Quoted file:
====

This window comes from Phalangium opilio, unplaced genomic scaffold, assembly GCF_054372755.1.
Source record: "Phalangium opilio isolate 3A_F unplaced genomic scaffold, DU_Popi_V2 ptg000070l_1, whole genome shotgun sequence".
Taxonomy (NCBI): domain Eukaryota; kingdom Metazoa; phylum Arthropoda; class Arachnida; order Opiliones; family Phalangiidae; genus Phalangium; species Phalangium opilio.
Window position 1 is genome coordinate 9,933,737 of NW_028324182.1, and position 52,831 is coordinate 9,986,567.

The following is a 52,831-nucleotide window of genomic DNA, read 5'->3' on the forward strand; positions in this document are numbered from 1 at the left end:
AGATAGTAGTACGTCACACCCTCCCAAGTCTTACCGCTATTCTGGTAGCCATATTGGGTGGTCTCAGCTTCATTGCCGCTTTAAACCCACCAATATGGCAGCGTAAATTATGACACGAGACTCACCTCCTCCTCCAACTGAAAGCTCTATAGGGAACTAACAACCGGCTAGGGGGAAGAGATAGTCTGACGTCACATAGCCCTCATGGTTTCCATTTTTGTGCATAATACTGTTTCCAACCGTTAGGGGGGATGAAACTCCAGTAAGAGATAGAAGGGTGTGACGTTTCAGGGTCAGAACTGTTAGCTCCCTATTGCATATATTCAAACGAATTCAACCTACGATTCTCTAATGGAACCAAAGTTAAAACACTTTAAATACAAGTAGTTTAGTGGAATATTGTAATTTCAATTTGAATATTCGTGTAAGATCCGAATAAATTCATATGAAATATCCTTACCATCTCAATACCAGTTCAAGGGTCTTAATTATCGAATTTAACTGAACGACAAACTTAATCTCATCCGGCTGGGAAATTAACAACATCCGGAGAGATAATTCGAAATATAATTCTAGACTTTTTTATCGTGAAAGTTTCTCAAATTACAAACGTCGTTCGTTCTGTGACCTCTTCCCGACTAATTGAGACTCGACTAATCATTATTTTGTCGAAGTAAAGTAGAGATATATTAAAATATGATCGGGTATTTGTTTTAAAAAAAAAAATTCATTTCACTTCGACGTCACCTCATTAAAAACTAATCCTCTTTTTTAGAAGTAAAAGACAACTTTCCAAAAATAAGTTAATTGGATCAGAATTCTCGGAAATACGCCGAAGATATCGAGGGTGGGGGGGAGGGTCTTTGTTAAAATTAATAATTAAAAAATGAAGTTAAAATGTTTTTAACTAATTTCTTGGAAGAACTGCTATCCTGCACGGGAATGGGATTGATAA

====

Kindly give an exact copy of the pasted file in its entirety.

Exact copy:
This window comes from Phalangium opilio, unplaced genomic scaffold, assembly GCF_054372755.1.
Source record: "Phalangium opilio isolate 3A_F unplaced genomic scaffold, DU_Popi_V2 ptg000070l_1, whole genome shotgun sequence".
Taxonomy (NCBI): domain Eukaryota; kingdom Metazoa; phylum Arthropoda; class Arachnida; order Opiliones; family Phalangiidae; genus Phalangium; species Phalangium opilio.
Window position 1 is genome coordinate 9,933,737 of NW_028324182.1, and position 52,831 is coordinate 9,986,567.

The following is a 52,831-nucleotide window of genomic DNA, read 5'->3' on the forward strand; positions in this document are numbered from 1 at the left end:
AGATAGTAGTACGTCACACCCTCCCAAGTCTTACCGCTATTCTGGTAGCCATATTGGGTGGTCTCAGCTTCATTGCCGCTTTAAACCCACCAATATGGCAGCGTAAATTATGACACGAGACTCACCTCCTCCTCCAACTGAAAGCTCTATAGGGAACTAACAACCGGCTAGGGGGAAGAGATAGTCTGACGTCACATAGCCCTCATGGTTTCCATTTTTGTGCATAATACTGTTTCCAACCGTTAGGGGGGATGAAACTCCAGTAAGAGATAGAAGGGTGTGACGTTTCAGGGTCAGAACTGTTAGCTCCCTATTGCATATATTCAAACGAATTCAACCTACGATTCTCTAATGGAACCAAAGTTAAAACACTTTAAATACAAGTAGTTTAGTGGAATATTGTAATTTCAATTTGAATATTCGTGTAAGATCCGAATAAATTCATATGAAATATCCTTACCATCTCAATACCAGTTCAAGGGTCTTAATTATCGAATTTAACTGAACGACAAACTTAATCTCATCCGGCTGGGAAATTAACAACATCCGGAGAGATAATTCGAAATATAATTCTAGACTTTTTTATCGTGAAAGTTTCTCAAATTACAAACGTCGTTCGTTCTGTGACCTCTTCCCGACTAATTGAGACTCGACTAATCATTATTTTGTCGAAGTAAAGTAGAGATATATTAAAATATGATCGGGTATTTGTTTTAAAAAAAAAAATTCATTTCACTTCGACGTCACCTCATTAAAAACTAATCCTCTTTTTTAGAAGTAAAAGACAACTTTCCAAAAATAAGTTAATTGGATCAGAATTCTCGGAAATACGCCGAAGATATCGAGGGTGGGGGGGAGGGTCTTTGTTAAAATTAATAATTAAAAAATGAAGTTAAAATGTTTTTAACTAATTTCTTGGAAGAACTGCTATCCTGCACGGGAATGGGATTGATAA